Tweaked TDR policy gets tepid response
Bengaluru: The government’s ambitious plan to take up widening of arterial roads and other infrastructure
work in thestatehas taken a hit, with its revised Transferable Development Rights (TDR) scheme failing to
garner a good response. The reason — a slowdown in the real-estate market caused by demonetization,
rollout of the Goods and Services Tax (GST) and implementation of the Real Estate (Regulation and
“Owing to lack of demand and slump in the real-estate market, TDR’s lying unused. We are also going
slow on the concept due to introduction of RERA and GST. The economy
has been hit hard by the two factors after demonetization last year,” a minister told TOI.
The government introduced the new TDR scheme in March to make compensation more attractive for
landowners who lose property to public infrastructure projects.
However, builders believe the new policy is unviable at a time when the market is sluggish. “TDR sales
may not pick up till the real-estate scenario improves. But there is certainly a silver lining,” a senior BDA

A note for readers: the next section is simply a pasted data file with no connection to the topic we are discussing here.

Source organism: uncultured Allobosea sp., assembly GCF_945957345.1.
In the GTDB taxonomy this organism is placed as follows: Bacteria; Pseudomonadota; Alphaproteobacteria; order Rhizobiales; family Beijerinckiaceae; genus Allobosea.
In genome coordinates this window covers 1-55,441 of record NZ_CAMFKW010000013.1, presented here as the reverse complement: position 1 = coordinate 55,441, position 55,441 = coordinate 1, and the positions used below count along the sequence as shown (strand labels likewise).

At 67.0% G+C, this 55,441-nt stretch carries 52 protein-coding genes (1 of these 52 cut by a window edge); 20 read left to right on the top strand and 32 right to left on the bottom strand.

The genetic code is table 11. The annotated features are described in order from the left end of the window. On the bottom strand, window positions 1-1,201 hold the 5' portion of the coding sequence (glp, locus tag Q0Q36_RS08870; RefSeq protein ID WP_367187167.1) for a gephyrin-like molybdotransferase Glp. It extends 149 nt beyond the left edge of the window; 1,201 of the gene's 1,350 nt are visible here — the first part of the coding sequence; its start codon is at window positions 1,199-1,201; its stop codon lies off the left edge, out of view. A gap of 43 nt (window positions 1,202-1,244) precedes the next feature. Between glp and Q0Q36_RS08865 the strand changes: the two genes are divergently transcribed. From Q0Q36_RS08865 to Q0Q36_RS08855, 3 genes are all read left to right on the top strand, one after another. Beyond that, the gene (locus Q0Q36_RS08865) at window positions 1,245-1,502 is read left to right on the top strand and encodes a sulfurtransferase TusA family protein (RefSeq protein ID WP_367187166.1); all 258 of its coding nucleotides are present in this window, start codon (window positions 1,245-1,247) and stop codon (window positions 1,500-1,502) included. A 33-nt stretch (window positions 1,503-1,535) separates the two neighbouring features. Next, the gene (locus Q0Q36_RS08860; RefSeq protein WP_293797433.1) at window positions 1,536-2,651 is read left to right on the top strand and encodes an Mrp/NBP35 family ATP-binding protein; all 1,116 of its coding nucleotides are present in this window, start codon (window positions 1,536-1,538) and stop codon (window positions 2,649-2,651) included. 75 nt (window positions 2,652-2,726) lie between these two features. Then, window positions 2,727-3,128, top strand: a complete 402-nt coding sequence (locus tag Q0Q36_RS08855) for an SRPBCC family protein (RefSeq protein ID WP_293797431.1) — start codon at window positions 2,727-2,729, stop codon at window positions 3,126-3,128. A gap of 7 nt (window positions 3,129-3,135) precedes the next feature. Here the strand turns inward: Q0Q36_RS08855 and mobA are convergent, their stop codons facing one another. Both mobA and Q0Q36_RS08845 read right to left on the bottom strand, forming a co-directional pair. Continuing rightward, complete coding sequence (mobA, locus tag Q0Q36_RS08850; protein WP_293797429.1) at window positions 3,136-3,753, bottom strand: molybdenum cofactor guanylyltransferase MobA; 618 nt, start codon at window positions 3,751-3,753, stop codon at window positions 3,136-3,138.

official said. The figures are not as bad as being portrayed. “When compared to Delhi and Mumbai, we are
seeing better sales, thanks to early revival of the real-estate market,” the official added.
The other reason for the poor responsetoTDRischange in administration. Since 2006-07, BBMP has issued
TDR worth two million square feet, and only less than half of them have been used. But since the new
policy came into effect, BDA has been generating the certificates. “The slowdown in TDR sales is largely
to do with initial stabilization problems sinceBDA has become theissuing agency in place of BBMP,” said
Mahendra Jain, additional chief secretary, urban development department.
“New agencies have to put systems in place to issue TDR and revalidate the ones issued earlier,” Jain